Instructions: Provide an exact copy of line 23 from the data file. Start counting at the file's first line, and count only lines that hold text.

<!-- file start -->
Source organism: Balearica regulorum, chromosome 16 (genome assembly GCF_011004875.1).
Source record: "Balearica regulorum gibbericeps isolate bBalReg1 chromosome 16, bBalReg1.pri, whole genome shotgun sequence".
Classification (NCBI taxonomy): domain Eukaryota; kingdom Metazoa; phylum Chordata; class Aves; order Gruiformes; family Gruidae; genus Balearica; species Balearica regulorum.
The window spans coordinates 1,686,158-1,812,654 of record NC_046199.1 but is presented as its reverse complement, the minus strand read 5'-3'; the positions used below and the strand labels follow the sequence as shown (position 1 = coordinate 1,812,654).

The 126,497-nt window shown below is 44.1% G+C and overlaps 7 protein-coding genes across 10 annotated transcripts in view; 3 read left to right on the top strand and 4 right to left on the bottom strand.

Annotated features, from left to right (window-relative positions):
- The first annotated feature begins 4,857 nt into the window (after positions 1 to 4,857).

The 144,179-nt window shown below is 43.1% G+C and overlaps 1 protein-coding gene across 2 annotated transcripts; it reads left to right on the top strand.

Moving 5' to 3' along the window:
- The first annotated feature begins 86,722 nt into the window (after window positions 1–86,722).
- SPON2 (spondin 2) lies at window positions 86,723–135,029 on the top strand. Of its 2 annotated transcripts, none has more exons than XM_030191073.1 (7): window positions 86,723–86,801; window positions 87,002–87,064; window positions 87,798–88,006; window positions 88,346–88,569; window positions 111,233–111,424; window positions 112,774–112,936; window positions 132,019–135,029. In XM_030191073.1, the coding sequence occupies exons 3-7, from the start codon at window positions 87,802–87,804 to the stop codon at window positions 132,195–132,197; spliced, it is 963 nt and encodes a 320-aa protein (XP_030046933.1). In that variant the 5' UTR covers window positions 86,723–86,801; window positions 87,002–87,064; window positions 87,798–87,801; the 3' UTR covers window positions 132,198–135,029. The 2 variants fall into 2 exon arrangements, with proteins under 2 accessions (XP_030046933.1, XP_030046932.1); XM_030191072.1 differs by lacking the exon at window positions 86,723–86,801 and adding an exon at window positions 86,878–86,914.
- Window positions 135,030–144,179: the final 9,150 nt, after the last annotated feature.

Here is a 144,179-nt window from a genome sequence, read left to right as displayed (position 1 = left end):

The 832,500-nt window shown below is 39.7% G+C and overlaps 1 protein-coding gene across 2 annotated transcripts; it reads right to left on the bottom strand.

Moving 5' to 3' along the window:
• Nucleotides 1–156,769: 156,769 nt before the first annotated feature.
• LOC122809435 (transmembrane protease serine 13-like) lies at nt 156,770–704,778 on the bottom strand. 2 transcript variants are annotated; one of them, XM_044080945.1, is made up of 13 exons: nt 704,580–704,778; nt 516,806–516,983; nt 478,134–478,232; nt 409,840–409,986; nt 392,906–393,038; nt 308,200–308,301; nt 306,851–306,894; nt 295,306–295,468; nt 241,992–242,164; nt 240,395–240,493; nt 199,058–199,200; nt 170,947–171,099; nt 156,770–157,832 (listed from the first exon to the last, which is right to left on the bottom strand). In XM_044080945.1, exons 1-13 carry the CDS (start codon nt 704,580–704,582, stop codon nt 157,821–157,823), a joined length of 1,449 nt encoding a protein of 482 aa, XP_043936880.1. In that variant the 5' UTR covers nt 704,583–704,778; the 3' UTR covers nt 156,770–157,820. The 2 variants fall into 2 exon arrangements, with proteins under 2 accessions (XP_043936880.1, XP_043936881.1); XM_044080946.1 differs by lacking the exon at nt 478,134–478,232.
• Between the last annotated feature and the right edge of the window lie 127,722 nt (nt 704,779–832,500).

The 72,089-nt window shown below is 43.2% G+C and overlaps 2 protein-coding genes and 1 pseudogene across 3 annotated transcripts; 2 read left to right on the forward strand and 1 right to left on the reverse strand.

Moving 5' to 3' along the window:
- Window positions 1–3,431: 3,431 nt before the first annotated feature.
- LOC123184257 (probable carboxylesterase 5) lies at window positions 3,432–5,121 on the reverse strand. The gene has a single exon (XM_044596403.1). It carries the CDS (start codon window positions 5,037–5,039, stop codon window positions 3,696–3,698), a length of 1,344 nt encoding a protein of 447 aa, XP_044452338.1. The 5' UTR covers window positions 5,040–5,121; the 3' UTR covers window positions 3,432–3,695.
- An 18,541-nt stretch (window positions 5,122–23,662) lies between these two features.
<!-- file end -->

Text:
- An 18,541-nt stretch (window positions 5,122–23,662) lies between these two features.